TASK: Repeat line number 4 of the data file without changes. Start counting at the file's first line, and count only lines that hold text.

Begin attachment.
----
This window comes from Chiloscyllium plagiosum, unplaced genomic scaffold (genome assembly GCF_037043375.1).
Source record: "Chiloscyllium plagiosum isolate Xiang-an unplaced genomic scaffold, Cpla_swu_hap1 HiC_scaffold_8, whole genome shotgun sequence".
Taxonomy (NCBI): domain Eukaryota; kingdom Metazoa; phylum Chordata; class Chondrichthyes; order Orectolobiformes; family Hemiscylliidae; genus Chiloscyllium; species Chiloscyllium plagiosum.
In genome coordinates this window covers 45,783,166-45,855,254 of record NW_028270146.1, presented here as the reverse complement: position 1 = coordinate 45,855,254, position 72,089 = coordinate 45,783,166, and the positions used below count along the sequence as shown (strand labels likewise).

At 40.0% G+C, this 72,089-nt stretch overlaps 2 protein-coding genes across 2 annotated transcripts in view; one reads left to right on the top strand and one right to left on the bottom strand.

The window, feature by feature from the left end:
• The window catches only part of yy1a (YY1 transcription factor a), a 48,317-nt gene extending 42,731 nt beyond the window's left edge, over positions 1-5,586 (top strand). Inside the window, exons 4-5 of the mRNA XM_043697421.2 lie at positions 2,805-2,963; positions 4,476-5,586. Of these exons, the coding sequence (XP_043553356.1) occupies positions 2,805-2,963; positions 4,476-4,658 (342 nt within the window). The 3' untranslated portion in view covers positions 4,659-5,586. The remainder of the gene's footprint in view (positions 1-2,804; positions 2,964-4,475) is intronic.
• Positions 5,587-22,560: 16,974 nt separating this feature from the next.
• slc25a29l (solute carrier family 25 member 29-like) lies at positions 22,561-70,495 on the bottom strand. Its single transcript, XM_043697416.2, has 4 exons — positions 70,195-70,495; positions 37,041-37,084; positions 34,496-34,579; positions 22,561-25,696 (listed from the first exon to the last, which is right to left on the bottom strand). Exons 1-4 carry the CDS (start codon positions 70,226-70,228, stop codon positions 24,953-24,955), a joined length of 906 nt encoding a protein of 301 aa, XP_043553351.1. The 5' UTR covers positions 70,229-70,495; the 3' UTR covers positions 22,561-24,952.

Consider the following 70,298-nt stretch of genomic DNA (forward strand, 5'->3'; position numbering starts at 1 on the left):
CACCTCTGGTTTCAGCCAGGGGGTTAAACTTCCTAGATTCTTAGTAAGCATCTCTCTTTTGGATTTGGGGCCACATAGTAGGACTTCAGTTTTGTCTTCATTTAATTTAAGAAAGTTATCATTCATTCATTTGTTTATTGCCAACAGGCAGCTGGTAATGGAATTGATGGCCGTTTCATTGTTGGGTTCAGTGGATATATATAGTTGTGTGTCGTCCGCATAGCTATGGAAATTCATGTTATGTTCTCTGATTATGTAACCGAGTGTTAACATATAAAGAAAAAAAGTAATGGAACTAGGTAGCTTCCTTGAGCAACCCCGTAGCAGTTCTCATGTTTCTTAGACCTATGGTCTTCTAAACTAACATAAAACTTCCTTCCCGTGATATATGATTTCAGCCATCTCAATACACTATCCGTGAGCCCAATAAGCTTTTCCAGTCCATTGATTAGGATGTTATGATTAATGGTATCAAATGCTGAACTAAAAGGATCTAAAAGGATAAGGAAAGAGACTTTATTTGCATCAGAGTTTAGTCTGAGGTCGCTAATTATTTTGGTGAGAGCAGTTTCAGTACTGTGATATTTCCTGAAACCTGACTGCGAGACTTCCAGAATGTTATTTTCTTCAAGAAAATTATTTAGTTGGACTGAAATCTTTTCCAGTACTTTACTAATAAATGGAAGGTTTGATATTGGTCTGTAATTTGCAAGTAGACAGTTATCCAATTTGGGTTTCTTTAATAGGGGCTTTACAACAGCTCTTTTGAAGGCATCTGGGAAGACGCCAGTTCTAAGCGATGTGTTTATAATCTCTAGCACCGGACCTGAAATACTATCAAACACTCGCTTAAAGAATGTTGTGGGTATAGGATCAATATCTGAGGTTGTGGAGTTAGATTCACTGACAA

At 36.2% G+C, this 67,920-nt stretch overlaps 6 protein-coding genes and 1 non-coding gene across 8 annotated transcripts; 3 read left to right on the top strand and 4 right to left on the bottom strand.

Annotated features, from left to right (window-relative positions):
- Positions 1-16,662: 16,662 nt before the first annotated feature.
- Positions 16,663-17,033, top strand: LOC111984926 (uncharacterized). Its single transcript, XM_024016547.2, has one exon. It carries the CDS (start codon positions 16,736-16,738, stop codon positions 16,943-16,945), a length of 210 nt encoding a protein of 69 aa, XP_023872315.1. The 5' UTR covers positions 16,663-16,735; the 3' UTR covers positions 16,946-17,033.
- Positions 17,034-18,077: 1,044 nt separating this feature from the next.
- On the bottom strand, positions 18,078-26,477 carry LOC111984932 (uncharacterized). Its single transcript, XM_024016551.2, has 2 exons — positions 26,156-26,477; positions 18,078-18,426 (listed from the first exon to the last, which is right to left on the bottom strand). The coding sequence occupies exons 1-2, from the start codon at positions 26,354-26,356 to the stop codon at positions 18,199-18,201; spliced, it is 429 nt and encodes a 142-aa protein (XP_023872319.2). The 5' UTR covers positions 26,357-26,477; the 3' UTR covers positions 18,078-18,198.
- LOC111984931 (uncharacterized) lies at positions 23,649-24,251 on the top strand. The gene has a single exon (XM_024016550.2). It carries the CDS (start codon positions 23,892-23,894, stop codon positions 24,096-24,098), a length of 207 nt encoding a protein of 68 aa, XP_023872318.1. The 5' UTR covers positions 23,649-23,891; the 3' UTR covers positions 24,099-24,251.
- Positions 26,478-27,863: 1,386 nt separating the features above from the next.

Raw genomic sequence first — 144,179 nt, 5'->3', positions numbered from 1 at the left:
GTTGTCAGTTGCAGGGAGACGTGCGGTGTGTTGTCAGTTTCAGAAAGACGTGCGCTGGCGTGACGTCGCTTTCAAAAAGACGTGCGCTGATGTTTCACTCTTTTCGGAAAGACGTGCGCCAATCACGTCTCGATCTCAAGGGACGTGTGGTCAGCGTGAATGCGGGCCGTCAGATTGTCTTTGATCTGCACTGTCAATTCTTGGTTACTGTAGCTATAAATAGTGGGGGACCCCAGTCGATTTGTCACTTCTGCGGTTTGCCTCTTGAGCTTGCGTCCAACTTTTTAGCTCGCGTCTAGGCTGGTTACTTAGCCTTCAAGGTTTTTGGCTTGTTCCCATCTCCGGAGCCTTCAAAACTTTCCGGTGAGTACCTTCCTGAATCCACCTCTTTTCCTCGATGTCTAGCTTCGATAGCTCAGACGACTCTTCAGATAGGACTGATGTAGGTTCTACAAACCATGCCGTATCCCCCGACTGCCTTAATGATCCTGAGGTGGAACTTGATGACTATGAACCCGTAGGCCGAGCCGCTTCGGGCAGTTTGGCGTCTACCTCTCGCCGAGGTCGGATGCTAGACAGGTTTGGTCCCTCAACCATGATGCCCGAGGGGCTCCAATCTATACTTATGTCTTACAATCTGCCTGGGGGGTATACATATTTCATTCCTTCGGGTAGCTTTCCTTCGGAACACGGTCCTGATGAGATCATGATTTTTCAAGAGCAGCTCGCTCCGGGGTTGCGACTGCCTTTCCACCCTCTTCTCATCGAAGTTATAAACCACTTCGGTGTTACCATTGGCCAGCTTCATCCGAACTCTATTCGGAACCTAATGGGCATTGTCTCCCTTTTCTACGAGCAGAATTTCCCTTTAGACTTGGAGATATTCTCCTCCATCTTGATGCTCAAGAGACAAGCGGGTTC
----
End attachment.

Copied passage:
In genome coordinates this window covers 45,783,166-45,855,254 of record NW_028270146.1, presented here as the reverse complement: position 1 = coordinate 45,855,254, position 72,089 = coordinate 45,783,166, and the positions used below count along the sequence as shown (strand labels likewise).